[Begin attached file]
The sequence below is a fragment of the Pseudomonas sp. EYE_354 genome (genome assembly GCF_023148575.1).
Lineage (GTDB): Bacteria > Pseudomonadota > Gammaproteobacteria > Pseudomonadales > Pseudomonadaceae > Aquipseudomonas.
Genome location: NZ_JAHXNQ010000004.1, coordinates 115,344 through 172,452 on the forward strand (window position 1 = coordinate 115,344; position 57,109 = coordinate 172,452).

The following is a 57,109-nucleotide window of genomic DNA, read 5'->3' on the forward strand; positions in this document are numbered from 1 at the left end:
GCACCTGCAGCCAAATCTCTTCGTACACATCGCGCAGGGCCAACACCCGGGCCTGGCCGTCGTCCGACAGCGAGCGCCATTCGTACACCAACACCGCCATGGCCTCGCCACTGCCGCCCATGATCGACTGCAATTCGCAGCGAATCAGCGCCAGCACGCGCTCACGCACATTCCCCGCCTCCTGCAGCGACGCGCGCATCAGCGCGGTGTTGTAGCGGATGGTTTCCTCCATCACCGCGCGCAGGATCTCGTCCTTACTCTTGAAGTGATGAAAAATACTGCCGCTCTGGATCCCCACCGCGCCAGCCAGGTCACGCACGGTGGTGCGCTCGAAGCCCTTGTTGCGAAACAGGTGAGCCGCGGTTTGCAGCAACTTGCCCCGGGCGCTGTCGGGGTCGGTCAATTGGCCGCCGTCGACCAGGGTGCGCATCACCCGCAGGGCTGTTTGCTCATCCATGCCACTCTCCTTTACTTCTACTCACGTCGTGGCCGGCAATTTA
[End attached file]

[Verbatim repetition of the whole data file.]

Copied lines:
The sequence below is a fragment of the Pseudomonas sp. EYE_354 genome (genome assembly GCF_023148575.1).
Lineage (GTDB): Bacteria > Pseudomonadota > Gammaproteobacteria > Pseudomonadales > Pseudomonadaceae > Aquipseudomonas.
Genome location: NZ_JAHXNQ010000004.1, coordinates 115,344 through 172,452 on the forward strand (window position 1 = coordinate 115,344; position 57,109 = coordinate 172,452).

The following is a 57,109-nucleotide window of genomic DNA, read 5'->3' on the forward strand; positions in this document are numbered from 1 at the left end:
GCACCTGCAGCCAAATCTCTTCGTACACATCGCGCAGGGCCAACACCCGGGCCTGGCCGTCGTCCGACAGCGAGCGCCATTCGTACACCAACACCGCCATGGCCTCGCCACTGCCGCCCATGATCGACTGCAATTCGCAGCGAATCAGCGCCAGCACGCGCTCACGCACATTCCCCGCCTCCTGCAGCGACGCGCGCATCAGCGCGGTGTTGTAGCGGATGGTTTCCTCCATCACCGCGCGCAGGATCTCGTCCTTACTCTTGAAGTGATGAAAAATACTGCCGCTCTGGATCCCCACCGCGCCAGCCAGGTCACGCACGGTGGTGCGCTCGAAGCCCTTGTTGCGAAACAGGTGAGCCGCGGTTTGCAGCAACTTGCCCCGGGCGCTGTCGGGGTCGGTCAATTGGCCGCCGTCGACCAGGGTGCGCATCACCCGCAGGGCTGTTTGCTCATCCATGCCACTCTCCTTTACTTCTACTCACGTCGTGGCCGGCAATTTA